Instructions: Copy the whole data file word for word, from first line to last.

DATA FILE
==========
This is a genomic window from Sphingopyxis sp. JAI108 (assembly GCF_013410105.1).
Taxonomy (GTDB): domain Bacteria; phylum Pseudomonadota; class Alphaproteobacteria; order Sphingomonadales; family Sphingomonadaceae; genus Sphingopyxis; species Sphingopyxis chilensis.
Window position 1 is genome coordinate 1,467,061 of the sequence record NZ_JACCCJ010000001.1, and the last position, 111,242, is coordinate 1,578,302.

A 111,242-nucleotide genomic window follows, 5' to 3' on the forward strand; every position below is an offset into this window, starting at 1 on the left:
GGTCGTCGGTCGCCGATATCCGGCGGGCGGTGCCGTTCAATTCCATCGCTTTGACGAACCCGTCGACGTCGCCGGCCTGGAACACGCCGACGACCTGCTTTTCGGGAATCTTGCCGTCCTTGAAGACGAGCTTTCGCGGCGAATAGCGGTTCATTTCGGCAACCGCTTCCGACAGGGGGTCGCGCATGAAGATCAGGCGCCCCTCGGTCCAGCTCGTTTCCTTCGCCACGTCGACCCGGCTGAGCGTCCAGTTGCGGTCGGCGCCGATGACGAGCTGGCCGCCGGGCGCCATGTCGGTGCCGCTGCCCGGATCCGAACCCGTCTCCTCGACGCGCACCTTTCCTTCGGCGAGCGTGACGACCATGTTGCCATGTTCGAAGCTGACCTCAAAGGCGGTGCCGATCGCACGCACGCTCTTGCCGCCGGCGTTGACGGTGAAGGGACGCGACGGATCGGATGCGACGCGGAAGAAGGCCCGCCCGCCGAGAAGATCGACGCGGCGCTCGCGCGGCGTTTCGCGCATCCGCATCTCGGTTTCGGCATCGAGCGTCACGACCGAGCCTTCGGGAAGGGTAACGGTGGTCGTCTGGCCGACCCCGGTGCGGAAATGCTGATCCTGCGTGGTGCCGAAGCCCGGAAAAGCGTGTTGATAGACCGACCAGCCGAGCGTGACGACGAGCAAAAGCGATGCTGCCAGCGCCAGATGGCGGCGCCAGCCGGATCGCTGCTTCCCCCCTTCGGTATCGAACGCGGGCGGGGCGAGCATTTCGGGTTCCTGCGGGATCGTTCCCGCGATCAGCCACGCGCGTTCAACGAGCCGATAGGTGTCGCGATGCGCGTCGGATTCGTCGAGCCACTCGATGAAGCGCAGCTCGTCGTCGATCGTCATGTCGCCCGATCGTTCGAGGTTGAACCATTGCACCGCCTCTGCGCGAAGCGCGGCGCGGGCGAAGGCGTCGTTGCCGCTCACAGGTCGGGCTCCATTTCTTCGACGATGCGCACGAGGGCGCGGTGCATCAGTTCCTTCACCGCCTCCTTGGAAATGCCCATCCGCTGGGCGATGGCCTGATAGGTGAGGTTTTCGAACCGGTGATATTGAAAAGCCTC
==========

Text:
This is a genomic window from Sphingopyxis sp. JAI108 (assembly GCF_013410105.1).
Taxonomy (GTDB): domain Bacteria; phylum Pseudomonadota; class Alphaproteobacteria; order Sphingomonadales; family Sphingomonadaceae; genus Sphingopyxis; species Sphingopyxis chilensis.
Window position 1 is genome coordinate 1,467,061 of the sequence record NZ_JACCCJ010000001.1, and the last position, 111,242, is coordinate 1,578,302.

A 111,242-nucleotide genomic window follows, 5' to 3' on the forward strand; every position below is an offset into this window, starting at 1 on the left:
GGTCGTCGGTCGCCGATATCCGGCGGGCGGTGCCGTTCAATTCCATCGCTTTGACGAACCCGTCGACGTCGCCGGCCTGGAACACGCCGACGACCTGCTTTTCGGGAATCTTGCCGTCCTTGAAGACGAGCTTTCGCGGCGAATAGCGGTTCATTTCGGCAACCGCTTCCGACAGGGGGTCGCGCATGAAGATCAGGCGCCCCTCGGTCCAGCTCGTTTCCTTCGCCACGTCGACCCGGCTGAGCGTCCAGTTGCGGTCGGCGCCGATGACGAGCTGGCCGCCGGGCGCCATGTCGGTGCCGCTGCCCGGATCCGAACCCGTCTCCTCGACGCGCACCTTTCCTTCGGCGAGCGTGACGACCATGTTGCCATGTTCGAAGCTGACCTCAAAGGCGGTGCCGATCGCACGCACGCTCTTGCCGCCGGCGTTGACGGTGAAGGGACGCGACGGATCGGATGCGACGCGGAAGAAGGCCCGCCCGCCGAGAAGATCGACGCGGCGCTCGCGCGGCGTTTCGCGCATCCGCATCTCGGTTTCGGCATCGAGCGTCACGACCGAGCCTTCGGGAAGGGTAACGGTGGTCGTCTGGCCGACCCCGGTGCGGAAATGCTGATCCTGCGTGGTGCCGAAGCCCGGAAAAGCGTGTTGATAGACCGACCAGCCGAGCGTGACGACGAGCAAAAGCGATGCTGCCAGCGCCAGATGGCGGCGCCAGCCGGATCGCTGCTTCCCCCCTTCGGTATCGAACGCGGGCGGGGCGAGCATTTCGGGTTCCTGCGGGATCGTTCCCGCGATCAGCCACGCGCGTTCAACGAGCCGATAGGTGTCGCGATGCGCGTCGGATTCGTCGAGCCACTCGATGAAGCGCAGCTCGTCGTCGATCGTCATGTCGCCCGATCGTTCGAGGTTGAACCATTGCACCGCCTCTGCGCGAAGCGCGGCGCGGGCGAAGGCGTCGTTGCCGCTCACAGGTCGGGCTCCATTTCTTCGACGATGCGCACGAGGGCGCGGTGCATCAGTTCCTTCACCGCCTCCTTGGAAATGCCCATCCGCTGGGCGATGGCCTGATAGGTGAGGTTTTCGAACCGGTGATATTGAAAAGCCTC